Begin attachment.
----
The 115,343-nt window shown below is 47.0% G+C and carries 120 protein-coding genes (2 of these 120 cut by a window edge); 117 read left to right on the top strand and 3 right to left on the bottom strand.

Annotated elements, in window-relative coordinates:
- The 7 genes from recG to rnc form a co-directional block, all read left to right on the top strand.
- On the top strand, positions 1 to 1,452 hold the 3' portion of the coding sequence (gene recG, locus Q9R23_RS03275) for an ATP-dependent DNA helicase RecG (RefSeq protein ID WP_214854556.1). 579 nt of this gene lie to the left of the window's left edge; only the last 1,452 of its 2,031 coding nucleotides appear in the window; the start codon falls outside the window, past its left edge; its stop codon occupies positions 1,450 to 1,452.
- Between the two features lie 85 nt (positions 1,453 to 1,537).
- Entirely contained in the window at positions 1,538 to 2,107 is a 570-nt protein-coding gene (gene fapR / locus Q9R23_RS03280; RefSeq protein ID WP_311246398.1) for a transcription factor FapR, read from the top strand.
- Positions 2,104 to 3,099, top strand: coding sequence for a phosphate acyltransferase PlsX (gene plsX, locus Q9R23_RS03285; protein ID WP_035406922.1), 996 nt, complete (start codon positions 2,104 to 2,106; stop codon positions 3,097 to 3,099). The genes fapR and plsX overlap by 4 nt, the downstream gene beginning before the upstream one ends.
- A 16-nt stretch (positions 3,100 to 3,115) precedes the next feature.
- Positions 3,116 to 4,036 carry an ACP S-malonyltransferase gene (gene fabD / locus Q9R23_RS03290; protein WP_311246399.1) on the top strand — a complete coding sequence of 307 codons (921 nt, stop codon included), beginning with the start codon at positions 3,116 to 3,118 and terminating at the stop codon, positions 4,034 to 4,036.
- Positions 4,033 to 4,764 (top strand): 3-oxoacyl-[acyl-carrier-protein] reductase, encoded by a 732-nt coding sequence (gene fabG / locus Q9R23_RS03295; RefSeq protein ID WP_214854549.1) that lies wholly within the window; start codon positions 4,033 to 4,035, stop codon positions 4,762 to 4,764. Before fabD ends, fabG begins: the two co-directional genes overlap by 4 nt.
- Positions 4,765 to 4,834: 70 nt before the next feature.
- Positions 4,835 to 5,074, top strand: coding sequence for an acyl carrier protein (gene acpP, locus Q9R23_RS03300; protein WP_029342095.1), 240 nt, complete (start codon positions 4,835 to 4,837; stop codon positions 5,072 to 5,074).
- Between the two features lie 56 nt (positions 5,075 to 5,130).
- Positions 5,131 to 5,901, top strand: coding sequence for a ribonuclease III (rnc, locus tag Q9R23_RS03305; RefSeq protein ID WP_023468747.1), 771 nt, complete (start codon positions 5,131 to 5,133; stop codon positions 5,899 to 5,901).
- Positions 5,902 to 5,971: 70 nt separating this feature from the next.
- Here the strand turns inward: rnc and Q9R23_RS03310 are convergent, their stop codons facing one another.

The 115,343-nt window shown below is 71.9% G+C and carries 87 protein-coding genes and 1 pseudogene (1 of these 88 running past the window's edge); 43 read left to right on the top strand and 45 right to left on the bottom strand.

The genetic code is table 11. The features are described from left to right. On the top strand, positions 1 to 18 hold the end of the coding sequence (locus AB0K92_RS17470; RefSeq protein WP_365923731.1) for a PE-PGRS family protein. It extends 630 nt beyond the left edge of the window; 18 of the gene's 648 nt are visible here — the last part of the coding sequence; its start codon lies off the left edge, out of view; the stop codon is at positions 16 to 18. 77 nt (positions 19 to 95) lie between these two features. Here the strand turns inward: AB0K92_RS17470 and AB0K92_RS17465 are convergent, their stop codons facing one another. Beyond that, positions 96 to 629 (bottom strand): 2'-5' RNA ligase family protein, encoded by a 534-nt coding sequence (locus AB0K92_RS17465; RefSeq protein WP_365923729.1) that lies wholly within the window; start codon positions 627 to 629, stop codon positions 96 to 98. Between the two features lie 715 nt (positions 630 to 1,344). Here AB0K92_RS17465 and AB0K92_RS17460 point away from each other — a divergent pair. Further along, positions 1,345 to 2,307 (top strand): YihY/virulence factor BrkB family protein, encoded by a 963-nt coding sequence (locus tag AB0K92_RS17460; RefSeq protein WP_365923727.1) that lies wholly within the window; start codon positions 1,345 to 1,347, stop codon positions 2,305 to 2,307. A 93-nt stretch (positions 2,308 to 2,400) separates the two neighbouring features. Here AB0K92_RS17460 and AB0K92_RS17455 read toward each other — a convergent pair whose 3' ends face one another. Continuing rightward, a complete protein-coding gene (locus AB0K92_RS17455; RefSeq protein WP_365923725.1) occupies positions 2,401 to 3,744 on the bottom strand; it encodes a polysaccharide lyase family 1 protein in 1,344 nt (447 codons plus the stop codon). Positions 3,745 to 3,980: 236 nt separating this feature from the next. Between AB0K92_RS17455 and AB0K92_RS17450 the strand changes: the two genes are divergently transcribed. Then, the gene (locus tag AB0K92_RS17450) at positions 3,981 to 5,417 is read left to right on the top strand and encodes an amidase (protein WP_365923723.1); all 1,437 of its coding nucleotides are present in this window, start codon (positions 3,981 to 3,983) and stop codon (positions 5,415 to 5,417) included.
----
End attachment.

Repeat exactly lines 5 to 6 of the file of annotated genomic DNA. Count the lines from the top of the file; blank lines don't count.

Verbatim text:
- Between the two features lie 85 nt (positions 1,453 to 1,537).
- Entirely contained in the window at positions 1,538 to 2,107 is a 570-nt protein-coding gene (gene fapR / locus Q9R23_RS03280; RefSeq protein ID WP_311246398.1) for a transcription factor FapR, read from the top strand.